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  • Artisanas Trade


Through the years I met exceptional women from the communities of Piriati and Ipeti Embera. They confided in me some of their biggest dreams and fears about continuing their craftwomenship. Laura is one of those women who I became close with. She always had a clear vision of where she wanted to take her art and how far she was willing to go. Her vision inspired ours.

In the beginning, both Laura and I thought of ourselves as partner entrepreneurs, and we were going to make this work because we knew we had a wonderful story to tell. But Laura and I lived very different realities. I was going to startup workshops and building a website, while she was simply trying to sustain her family. We also live 96 miles apart.

Because women in these communities face great challenges such as the impossibility of reconciling employment and work at home, and insufficient support for care activities; for Laura I needed to design a partnership model that could match her context. I needed to adapt to her reality.

Our original concept was to identify the needs of the artisans from two communities and place their art pieces to be sold through a crowdsourcing model, where every piece bought would represent a step closer to the artisan’s yearly economic goal. Through Laura’s leadership, we were able to work collectively with an initial group of eight artisans that were excited about the project.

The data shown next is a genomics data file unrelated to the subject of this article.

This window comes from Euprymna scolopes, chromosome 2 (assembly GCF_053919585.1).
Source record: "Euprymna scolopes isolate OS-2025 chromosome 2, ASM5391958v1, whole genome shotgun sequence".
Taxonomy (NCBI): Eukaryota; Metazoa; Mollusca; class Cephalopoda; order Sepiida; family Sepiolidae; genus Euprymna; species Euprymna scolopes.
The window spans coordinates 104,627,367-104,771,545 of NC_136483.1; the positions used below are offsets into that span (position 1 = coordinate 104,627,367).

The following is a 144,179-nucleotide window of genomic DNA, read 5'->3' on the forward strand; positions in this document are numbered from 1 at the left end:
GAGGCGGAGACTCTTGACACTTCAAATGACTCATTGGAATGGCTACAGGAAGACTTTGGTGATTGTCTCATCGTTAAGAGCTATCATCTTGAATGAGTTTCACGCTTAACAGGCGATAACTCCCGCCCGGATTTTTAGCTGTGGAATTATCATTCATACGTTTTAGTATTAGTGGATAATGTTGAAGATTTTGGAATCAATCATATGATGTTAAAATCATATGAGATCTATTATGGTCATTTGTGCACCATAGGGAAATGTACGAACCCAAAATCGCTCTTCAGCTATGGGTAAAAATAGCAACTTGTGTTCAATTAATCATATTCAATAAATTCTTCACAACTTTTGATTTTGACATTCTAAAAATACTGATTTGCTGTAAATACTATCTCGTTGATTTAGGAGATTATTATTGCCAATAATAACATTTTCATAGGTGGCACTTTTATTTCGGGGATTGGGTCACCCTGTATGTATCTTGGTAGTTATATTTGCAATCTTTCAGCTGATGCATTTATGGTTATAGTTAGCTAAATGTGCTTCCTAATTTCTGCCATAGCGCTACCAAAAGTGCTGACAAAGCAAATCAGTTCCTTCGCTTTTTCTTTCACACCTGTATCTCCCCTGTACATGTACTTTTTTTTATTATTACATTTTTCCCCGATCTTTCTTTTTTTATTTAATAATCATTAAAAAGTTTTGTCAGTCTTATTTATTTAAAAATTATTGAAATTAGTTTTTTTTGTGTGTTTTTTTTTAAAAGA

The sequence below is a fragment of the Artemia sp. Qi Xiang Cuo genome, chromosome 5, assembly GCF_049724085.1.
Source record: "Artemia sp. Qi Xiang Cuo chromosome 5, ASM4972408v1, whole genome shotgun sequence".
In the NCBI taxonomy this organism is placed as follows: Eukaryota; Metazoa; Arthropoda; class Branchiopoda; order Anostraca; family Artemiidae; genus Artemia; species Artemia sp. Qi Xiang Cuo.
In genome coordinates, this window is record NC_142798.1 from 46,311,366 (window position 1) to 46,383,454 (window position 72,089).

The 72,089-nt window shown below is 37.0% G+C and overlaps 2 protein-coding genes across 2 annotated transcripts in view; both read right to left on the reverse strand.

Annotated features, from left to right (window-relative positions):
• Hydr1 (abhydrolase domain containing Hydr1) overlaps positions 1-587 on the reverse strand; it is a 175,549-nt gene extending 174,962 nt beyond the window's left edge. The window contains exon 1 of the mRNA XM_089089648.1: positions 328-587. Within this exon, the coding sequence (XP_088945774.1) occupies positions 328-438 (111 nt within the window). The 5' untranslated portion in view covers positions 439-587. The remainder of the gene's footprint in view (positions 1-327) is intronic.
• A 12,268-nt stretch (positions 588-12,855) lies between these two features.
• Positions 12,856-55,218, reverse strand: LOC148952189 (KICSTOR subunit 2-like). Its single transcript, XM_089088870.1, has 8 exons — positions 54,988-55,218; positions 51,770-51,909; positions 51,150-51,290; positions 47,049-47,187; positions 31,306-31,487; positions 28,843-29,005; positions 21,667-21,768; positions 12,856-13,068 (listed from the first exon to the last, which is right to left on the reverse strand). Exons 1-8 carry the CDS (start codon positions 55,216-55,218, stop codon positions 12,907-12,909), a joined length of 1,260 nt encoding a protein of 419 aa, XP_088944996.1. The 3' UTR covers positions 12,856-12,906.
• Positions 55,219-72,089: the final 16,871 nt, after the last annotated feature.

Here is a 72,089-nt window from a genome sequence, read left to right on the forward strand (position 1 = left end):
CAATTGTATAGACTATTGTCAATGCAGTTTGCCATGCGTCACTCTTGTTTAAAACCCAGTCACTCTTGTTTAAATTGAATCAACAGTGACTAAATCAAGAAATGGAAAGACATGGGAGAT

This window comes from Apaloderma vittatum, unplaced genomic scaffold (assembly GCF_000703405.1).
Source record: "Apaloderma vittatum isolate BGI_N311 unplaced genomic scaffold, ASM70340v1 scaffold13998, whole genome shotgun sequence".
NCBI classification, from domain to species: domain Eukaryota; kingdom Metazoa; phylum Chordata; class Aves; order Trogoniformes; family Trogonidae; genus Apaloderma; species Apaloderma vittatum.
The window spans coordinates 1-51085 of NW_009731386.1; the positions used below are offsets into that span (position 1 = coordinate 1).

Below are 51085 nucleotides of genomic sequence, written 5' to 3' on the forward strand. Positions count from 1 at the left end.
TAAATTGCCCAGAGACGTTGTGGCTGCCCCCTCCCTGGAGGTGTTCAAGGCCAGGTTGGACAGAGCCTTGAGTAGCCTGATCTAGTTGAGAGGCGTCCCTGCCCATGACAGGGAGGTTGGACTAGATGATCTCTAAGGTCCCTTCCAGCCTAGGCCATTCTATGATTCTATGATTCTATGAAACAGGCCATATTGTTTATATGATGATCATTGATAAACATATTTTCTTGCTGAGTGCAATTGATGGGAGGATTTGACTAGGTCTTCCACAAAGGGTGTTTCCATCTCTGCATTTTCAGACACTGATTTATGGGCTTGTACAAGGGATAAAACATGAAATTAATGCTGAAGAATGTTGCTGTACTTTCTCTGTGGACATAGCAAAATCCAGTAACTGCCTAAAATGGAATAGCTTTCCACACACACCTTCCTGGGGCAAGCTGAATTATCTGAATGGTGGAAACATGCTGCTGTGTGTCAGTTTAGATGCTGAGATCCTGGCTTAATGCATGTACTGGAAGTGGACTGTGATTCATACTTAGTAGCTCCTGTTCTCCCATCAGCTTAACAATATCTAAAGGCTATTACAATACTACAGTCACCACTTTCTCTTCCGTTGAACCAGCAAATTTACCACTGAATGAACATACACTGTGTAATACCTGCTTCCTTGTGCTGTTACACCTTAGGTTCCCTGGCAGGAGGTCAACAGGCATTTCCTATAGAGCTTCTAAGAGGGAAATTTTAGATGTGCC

Our strategy (which we thought was a good one) was to sell the pieces through their life's story. I guess it wasn't that obvious or alluring to the visitors of our site.

Even though this continues to be our base model, we realized we needed to explore some creative alternatives. We empowered Laura to see her work as a design process that could lead to handmade home collections from which she could organize and teach the women to collectively hand weave the patterns into pieces. We supported her to compose each collection based on colors, patterns, shapes, sizes, and organize a production line.

This strategy of leveraging their capacities and skills has led to two handmade dining collections, one that is still available on our website.

A recent study revealed that Panama is the second most common country to have female entrepreneurs out of 43 countries analyzed (GEM, 2020). Nonetheless, access to entrepreneurial training opportunities for vulnerable populations in Panama and the region is still scarce, as these women pursue entrepreneurship as a pathway towards economic resilience, financial stability, and asset building.

The story of Artisanas Trade is one that is still in progress. Our refreshed vision includes strengthening and building technical skills for Laura and her team, while having them teach us and the world their collaborative and humane skills.

To know more about Laura and women behind the trade, please visit our site.

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